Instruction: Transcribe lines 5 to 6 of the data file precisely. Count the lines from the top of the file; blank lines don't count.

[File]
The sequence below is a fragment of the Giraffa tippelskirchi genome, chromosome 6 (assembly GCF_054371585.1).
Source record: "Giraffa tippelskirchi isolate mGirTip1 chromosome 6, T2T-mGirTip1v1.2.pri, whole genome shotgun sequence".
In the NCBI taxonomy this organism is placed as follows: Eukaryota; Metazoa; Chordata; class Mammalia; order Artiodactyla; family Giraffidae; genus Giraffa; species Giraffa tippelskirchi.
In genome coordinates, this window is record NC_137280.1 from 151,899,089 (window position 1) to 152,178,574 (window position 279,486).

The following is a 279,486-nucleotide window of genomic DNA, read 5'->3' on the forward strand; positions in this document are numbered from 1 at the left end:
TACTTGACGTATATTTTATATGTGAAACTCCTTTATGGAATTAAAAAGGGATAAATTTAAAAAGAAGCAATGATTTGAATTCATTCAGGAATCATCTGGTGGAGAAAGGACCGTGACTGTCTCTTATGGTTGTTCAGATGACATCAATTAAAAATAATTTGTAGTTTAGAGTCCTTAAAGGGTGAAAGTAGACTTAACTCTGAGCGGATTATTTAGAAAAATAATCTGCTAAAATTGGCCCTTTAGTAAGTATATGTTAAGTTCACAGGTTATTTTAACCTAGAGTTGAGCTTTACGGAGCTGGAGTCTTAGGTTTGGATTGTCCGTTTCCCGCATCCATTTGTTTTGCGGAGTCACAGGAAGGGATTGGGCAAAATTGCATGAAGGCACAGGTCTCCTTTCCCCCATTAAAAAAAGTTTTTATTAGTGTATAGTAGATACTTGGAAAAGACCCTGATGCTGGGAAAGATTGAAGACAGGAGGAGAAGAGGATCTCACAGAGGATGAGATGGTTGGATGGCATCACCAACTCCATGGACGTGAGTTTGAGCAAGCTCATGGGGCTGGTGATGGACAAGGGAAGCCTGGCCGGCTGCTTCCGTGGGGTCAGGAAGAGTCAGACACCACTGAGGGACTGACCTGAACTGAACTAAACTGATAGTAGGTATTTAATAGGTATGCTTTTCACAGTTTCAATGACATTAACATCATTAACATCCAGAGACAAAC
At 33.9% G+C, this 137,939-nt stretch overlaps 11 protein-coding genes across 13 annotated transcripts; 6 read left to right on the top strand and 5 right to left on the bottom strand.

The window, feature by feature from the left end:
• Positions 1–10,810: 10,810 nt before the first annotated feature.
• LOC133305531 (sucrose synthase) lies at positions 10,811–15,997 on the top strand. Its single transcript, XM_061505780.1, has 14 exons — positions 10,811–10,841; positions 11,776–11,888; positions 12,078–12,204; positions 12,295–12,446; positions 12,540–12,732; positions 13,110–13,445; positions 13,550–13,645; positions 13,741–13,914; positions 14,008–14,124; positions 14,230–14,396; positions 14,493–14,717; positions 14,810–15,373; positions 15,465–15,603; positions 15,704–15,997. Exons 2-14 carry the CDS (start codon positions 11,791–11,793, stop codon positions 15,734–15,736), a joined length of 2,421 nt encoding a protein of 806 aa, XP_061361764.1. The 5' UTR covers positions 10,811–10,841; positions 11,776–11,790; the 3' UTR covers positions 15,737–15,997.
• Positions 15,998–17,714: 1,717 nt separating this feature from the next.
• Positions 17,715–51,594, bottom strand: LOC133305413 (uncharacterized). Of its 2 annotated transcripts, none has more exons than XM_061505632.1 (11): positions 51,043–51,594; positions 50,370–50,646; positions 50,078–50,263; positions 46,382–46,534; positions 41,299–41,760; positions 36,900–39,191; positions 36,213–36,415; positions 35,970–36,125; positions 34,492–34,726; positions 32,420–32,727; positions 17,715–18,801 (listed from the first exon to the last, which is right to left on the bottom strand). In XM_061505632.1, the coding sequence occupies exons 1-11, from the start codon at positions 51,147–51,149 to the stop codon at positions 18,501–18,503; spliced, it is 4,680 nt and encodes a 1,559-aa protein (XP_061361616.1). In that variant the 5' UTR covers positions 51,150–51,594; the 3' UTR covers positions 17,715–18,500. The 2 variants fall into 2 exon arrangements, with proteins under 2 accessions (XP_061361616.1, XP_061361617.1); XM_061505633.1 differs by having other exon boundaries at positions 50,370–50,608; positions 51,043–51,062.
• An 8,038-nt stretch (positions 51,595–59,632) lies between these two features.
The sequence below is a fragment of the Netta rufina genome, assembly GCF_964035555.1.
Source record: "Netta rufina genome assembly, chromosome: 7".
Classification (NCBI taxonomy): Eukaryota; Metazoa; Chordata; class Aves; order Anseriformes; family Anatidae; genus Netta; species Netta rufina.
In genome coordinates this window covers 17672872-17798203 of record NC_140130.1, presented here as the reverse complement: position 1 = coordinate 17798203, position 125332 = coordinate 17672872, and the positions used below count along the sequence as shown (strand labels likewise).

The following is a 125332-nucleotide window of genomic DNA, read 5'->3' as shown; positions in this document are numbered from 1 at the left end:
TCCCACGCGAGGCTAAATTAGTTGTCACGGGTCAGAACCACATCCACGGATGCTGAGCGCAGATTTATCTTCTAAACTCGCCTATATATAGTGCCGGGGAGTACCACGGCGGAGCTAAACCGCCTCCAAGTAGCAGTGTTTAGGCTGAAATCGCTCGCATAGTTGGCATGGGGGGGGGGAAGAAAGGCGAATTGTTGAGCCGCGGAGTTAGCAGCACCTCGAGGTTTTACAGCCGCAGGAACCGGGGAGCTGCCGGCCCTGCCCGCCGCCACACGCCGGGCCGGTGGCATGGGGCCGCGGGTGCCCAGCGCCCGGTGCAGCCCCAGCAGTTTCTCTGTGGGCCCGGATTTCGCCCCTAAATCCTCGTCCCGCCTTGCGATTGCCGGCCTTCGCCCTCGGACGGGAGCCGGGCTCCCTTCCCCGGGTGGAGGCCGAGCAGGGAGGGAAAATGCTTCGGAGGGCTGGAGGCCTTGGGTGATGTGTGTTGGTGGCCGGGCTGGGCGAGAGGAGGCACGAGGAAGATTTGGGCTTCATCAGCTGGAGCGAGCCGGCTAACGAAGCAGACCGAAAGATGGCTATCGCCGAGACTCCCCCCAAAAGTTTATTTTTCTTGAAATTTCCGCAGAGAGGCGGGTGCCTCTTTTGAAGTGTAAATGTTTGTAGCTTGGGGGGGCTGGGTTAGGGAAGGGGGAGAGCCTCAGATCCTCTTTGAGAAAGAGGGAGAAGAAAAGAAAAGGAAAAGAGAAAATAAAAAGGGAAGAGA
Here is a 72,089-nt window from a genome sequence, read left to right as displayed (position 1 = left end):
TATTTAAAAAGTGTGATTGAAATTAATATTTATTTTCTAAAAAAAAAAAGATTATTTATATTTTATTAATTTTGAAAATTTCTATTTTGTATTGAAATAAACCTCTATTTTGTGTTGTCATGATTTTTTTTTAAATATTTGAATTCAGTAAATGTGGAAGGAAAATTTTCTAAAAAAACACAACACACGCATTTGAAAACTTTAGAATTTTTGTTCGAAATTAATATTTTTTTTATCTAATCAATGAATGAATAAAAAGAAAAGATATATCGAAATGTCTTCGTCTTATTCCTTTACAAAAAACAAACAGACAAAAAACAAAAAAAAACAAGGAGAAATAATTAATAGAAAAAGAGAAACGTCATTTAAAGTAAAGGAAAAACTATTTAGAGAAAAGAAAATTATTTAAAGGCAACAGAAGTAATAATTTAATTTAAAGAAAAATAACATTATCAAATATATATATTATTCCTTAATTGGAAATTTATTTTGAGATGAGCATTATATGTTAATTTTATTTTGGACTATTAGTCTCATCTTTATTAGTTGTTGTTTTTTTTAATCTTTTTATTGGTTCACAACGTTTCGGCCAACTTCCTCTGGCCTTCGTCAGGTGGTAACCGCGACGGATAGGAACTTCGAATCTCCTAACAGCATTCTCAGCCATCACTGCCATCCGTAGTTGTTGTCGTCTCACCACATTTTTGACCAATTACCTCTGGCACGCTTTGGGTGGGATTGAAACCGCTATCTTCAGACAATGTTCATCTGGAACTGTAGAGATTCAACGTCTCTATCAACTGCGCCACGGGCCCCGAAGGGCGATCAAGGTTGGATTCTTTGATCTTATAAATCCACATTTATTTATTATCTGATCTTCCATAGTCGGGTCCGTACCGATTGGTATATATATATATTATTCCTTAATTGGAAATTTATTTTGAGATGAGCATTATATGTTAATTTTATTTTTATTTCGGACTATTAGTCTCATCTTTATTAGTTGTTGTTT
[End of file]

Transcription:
The following is a 279,486-nucleotide window of genomic DNA, read 5'->3' on the forward strand; positions in this document are numbered from 1 at the left end:
TACTTGACGTATATTTTATATGTGAAACTCCTTTATGGAATTAAAAAGGGATAAATTTAAAAAGAAGCAATGATTTGAATTCATTCAGGAATCATCTGGTGGAGAAAGGACCGTGACTGTCTCTTATGGTTGTTCAGATGACATCAATTAAAAATAATTTGTAGTTTAGAGTCCTTAAAGGGTGAAAGTAGACTTAACTCTGAGCGGATTATTTAGAAAAATAATCTGCTAAAATTGGCCCTTTAGTAAGTATATGTTAAGTTCACAGGTTATTTTAACCTAGAGTTGAGCTTTACGGAGCTGGAGTCTTAGGTTTGGATTGTCCGTTTCCCGCATCCATTTGTTTTGCGGAGTCACAGGAAGGGATTGGGCAAAATTGCATGAAGGCACAGGTCTCCTTTCCCCCATTAAAAAAAGTTTTTATTAGTGTATAGTAGATACTTGGAAAAGACCCTGATGCTGGGAAAGATTGAAGACAGGAGGAGAAGAGGATCTCACAGAGGATGAGATGGTTGGATGGCATCACCAACTCCATGGACGTGAGTTTGAGCAAGCTCATGGGGCTGGTGATGGACAAGGGAAGCCTGGCCGGCTGCTTCCGTGGGGTCAGGAAGAGTCAGACACCACTGAGGGACTGACCTGAACTGAACTAAACTGATAGTAGGTATTTAATAGGTATGCTTTTCACAGTTTCAATGACATTAACATCATTAACATCCAGAGACAAAC